That sounds like an awesome finish sequence. No wonder it looks so nice. Finishing work is so satisfying, probably because it is so painstaking.
It is painstaking. For wood I have some experience and I usually have an idea what the finished product will look like. In the past year I’ve started restoring straight razors and I’m still figuring out the grit levels to use both for removing corrosion and for getting a really nice finish.
 
I finally got all the knots installed, so below is my handiwork, mostly from late December. First a set of handles with new knots
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Left to right: walnut with 22mm Maggard synth, spalted magnolia with 20mm Maggard silvertip badger, Indian rosewood with 24mm Maggard synth, spalted magnolia (same blank) with 23mm TGN boar, and olivewood with 22mm Maggard boar. The boars were sent thru two soaking cycles prior to installation, they are both quite a bit puffier than when brand new.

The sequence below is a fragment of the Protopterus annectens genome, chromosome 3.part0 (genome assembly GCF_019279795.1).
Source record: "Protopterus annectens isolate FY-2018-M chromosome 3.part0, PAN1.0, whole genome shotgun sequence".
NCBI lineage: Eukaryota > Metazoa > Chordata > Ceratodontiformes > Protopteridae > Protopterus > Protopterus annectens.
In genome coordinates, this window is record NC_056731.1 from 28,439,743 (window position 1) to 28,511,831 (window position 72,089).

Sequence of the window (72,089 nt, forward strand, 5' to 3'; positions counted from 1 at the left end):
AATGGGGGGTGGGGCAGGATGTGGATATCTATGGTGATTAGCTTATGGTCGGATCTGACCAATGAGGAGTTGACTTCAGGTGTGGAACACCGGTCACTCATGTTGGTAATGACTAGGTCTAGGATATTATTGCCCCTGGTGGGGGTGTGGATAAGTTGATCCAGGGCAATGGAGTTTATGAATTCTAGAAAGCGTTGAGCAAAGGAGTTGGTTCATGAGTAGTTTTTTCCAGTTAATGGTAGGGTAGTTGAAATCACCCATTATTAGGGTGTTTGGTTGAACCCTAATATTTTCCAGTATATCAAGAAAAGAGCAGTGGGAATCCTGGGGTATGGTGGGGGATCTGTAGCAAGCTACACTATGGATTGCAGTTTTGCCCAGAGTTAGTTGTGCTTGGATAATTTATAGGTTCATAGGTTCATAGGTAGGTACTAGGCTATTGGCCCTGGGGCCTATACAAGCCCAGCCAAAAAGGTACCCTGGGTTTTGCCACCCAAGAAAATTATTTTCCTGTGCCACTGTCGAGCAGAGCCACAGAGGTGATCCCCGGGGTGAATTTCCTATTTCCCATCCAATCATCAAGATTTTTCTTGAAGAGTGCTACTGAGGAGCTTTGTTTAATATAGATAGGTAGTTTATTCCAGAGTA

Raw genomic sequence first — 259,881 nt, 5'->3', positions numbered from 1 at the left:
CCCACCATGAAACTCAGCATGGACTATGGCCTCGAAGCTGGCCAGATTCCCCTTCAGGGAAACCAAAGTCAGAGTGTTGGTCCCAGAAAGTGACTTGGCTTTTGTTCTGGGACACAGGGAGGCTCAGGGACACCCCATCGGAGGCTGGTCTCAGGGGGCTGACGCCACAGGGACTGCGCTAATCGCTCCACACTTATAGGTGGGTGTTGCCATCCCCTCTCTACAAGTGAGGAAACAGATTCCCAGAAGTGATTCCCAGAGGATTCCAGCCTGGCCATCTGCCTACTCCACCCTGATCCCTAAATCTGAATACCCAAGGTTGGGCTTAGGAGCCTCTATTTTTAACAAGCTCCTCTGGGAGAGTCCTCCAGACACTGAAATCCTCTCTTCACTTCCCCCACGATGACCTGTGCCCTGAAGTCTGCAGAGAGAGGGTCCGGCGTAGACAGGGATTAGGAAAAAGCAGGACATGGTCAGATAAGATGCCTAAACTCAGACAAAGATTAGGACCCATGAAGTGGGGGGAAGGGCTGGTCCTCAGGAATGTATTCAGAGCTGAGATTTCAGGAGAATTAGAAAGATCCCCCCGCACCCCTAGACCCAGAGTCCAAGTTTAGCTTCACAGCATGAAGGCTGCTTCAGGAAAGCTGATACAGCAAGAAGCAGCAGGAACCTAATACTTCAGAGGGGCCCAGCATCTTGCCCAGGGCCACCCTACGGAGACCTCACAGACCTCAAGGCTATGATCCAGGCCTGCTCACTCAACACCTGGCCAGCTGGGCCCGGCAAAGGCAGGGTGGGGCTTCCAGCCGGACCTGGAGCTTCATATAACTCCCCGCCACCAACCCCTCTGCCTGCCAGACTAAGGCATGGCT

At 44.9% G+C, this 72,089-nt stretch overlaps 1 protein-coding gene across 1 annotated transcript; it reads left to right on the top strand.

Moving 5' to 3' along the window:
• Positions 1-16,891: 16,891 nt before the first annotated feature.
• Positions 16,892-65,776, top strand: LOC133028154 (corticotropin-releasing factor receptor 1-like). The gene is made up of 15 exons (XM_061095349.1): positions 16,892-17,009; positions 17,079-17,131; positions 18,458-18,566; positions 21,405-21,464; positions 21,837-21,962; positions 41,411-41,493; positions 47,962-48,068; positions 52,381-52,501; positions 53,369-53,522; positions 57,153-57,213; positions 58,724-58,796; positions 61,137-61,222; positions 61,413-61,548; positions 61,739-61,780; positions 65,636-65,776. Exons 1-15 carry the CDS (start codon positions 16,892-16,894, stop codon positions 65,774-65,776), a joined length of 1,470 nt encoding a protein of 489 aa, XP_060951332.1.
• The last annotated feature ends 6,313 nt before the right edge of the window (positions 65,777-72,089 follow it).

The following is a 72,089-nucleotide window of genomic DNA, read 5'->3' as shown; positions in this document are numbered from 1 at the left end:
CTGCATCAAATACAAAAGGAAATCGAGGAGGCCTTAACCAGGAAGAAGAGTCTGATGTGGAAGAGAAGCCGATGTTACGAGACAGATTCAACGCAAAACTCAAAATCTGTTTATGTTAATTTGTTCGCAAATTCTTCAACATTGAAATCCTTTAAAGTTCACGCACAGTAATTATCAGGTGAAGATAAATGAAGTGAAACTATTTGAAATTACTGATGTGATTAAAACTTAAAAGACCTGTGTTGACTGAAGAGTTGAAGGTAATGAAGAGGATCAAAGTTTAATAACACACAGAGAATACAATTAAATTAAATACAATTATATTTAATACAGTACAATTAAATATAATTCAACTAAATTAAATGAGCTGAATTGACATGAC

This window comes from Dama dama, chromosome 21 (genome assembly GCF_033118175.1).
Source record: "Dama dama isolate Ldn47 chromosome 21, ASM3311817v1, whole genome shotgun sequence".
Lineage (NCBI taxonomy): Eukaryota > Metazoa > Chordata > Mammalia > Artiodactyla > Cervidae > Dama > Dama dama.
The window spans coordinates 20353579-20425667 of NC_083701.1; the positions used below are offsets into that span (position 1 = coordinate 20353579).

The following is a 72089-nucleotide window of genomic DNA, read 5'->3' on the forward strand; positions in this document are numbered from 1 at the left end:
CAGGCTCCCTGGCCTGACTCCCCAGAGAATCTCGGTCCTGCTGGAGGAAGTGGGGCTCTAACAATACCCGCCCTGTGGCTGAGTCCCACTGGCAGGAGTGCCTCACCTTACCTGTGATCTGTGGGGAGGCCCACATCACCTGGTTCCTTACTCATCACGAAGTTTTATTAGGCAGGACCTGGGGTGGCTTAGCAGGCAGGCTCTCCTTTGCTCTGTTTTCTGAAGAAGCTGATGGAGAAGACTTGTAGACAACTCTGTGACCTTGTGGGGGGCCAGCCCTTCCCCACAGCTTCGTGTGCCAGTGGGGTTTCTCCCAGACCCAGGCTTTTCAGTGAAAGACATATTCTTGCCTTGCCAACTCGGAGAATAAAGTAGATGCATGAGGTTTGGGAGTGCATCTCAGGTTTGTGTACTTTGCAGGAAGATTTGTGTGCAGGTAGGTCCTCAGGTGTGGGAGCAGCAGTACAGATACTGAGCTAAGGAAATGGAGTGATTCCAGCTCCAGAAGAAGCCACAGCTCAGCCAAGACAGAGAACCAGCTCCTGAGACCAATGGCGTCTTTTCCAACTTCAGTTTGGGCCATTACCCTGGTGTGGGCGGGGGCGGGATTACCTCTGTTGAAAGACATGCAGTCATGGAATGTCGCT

And now a comparison of some of the travel brushes showing off my hits and misses
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Left to right:
Iteration #3: This was thought to have 2 errors, the base is too thin and the knot hole was drilled out too wide by accident (grabbed the wrong Forstner bit). In hindsight, the 24mm synth knot looks awesome (setting it 15mm deep helped keep it from sprawling out to the sides), and while the base looks really fragile, it has already survived multiple drops on the floor.